According to the Bureau of Labor Statistics (BSL), blue collar and service occupations consist of those positions that include “precision production, craft and repair operations; machine operators and inspectors; transportation and moving occupations; handlers; equipment cleaners, helpers, and laborers; and service occupations.” Meanwhile, Merriam Webster dictionary provides a simple definition as jobs that require physical work, or a full definition of “of relating to, or constituting the class of wage earners whose duties call for wearing of work clothes or protective clothes.” Investopedia, on the other hand, is a lot more descriptive saying that blue collar refers to “a working-class person historically defined by hourly rates of pay and manual labor” and further explains that the term “blue collar” has historically implied a certain lack of worker education though those stark lines are blurred today.
As these definitions clearly reveal, the umbrella of “blue collar” work is quite wide. Today, blue collar workers are often formally educated, skilled and highly paid, often earning more on an annual basis than white collar workers. Forbes recently looked at the most recent Occupational Employment and Wages data from the BLS to reveal some of the best paying blue collar jobs in the United States.
Among the top paying blue collar jobs were nuclear power reactor operators who made a mean annual wage of $88,820. In the top-paying state for this occupation, New York, workers earned a mean annual wage of $104,430.
Among the ten highest paying blue collar jobs, median wages varied though each exceeded $60,000 per year.
Ten Highest Paying Blue Collar Jobs
Source: Forbes & BLS
Older Blue-Collar Workers
Throughout the country there is a trend of older workers returning to the workforce, often taking up positions as independent consultants or freelancers. It’s no different for blue collar workers, entering the job market again because they either can’t afford to or don’t want to retire. These workers however don’t generally return to their old positions, as most blue-collar jobs are hard work and require too much wear and tear. They instead switch to jobs that require less manual labor but still take advantage of their accumulated knowledge and skills.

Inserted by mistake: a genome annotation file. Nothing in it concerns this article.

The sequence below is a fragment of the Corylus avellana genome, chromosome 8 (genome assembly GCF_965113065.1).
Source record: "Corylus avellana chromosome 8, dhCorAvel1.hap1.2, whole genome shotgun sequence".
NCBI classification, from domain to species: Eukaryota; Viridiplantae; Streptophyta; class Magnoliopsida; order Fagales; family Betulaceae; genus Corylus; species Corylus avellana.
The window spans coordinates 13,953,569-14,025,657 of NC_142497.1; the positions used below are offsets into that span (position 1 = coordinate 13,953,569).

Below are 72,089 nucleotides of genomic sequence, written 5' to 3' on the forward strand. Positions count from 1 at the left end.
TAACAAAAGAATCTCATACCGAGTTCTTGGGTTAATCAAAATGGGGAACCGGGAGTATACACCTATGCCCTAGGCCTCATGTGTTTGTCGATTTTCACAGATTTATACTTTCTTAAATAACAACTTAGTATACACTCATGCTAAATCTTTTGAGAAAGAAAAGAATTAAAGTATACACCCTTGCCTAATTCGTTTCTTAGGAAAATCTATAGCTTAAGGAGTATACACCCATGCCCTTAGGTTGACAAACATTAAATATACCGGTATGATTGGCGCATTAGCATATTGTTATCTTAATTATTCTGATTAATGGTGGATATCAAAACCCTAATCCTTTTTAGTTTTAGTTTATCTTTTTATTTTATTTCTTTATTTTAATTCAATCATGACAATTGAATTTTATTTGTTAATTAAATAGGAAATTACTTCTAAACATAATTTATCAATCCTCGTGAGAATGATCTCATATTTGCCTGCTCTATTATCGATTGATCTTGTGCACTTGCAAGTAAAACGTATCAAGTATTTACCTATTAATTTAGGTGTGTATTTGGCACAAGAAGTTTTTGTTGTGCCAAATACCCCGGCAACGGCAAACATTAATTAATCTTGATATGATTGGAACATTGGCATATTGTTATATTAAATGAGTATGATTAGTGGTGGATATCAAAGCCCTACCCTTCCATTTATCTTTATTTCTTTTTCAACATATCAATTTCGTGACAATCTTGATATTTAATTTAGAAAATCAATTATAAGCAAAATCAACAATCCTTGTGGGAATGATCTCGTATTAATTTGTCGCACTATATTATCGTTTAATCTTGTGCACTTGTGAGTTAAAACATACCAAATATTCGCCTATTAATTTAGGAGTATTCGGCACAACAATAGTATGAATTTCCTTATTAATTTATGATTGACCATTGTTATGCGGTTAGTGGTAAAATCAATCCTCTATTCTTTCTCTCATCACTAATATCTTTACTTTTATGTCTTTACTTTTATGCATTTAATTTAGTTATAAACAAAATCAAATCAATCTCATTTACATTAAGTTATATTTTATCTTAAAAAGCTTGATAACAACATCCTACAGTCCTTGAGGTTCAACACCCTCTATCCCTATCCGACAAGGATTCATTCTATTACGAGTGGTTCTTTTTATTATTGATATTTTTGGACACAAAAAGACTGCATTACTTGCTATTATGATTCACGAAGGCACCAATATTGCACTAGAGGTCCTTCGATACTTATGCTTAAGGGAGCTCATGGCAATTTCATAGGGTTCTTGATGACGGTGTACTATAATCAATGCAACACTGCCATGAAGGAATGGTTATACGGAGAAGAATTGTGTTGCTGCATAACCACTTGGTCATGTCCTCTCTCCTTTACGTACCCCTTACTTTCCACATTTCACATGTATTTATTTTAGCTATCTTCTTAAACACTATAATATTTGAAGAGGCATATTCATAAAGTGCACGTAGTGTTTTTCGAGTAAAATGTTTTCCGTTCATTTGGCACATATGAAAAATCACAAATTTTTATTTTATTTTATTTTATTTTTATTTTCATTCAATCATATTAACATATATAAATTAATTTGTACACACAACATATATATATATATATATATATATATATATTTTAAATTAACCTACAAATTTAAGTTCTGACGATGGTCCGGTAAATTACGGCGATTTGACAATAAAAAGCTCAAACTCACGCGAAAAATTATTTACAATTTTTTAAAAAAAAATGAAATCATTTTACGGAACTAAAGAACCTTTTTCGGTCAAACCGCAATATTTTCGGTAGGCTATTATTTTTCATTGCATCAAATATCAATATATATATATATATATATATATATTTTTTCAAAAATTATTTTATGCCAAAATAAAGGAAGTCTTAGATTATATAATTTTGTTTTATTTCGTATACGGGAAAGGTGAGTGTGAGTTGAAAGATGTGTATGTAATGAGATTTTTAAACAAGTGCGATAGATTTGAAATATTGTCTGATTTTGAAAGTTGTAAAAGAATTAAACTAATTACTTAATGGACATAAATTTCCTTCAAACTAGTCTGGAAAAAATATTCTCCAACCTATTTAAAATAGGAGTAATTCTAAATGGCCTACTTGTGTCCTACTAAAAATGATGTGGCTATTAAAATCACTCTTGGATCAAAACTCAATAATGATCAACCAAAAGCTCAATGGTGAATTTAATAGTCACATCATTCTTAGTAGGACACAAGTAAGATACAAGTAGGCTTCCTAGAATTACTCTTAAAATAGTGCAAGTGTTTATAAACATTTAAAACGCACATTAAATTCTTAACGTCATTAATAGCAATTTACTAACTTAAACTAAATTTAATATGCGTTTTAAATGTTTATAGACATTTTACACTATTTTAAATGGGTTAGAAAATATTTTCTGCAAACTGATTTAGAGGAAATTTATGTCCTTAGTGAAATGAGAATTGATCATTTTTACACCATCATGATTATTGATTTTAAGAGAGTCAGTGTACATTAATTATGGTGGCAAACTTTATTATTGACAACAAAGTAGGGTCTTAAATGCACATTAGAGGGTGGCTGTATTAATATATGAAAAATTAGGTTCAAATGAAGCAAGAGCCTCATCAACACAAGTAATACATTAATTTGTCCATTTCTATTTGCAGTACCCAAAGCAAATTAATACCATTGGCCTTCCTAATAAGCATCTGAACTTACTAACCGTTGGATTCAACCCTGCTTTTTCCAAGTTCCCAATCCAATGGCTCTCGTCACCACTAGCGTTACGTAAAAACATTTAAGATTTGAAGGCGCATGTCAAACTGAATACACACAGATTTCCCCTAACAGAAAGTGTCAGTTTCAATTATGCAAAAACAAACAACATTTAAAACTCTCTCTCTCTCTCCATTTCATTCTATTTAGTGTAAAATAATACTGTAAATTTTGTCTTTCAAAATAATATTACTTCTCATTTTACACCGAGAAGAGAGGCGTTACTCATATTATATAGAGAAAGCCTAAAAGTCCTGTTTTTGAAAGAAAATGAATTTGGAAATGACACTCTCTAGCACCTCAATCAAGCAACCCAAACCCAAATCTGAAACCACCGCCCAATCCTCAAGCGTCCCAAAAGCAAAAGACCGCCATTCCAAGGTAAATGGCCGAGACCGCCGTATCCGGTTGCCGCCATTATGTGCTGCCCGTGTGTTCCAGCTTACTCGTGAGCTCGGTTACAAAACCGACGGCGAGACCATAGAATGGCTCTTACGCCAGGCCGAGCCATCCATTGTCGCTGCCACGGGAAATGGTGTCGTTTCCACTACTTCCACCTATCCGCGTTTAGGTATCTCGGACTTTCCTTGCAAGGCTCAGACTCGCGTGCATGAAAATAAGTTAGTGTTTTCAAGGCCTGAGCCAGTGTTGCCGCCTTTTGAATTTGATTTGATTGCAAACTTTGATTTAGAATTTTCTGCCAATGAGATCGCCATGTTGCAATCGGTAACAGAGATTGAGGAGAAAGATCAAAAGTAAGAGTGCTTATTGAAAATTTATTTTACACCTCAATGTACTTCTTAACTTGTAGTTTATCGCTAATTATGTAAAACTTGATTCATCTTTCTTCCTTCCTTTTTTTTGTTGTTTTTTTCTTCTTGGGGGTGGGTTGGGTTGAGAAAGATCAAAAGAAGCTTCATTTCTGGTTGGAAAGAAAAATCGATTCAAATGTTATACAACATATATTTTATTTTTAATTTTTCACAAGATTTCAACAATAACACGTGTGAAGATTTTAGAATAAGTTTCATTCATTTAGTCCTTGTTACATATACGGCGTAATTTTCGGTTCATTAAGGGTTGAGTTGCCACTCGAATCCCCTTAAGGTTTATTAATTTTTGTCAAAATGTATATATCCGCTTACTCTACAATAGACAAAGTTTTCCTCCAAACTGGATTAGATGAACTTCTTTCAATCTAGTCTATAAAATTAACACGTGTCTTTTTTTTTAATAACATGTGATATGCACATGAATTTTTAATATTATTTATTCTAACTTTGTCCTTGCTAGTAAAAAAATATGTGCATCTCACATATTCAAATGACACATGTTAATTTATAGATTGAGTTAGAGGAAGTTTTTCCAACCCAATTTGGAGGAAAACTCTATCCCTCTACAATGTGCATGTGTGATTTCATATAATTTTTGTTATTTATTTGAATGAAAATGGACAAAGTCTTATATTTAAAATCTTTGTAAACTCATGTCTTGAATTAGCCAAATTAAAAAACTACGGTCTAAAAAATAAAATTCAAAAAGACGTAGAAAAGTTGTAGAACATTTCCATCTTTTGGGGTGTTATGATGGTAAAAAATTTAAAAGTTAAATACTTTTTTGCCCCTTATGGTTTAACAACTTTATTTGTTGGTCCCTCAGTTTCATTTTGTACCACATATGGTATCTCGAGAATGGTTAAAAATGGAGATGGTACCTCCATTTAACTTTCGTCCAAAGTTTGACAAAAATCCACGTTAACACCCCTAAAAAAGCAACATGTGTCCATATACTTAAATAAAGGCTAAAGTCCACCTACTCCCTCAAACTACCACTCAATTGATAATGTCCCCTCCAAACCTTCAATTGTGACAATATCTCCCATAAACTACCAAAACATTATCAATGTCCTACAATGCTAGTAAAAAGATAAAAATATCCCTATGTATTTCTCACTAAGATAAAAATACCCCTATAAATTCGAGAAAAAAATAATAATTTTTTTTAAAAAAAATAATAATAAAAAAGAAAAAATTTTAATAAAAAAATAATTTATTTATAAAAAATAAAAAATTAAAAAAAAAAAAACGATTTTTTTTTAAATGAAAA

One common avenue is mentorship for apprenticeship programs, which allows older skilled workers to teach their craft to younger entry-level workers. There is a shortage of skilled and semi-skilled workers nationwide. For instance, the Department of Labor projects an employment gain of 24 percent nationwide for carpenters. Community and technological colleges are regularly hiring older skilled workers to train and educate students.
Another common path is self-employment. While the transition to self-employment for those over the age of 50 is more common among college-educated workers, approximately 10 percent of older workers without a college degree are self-employed.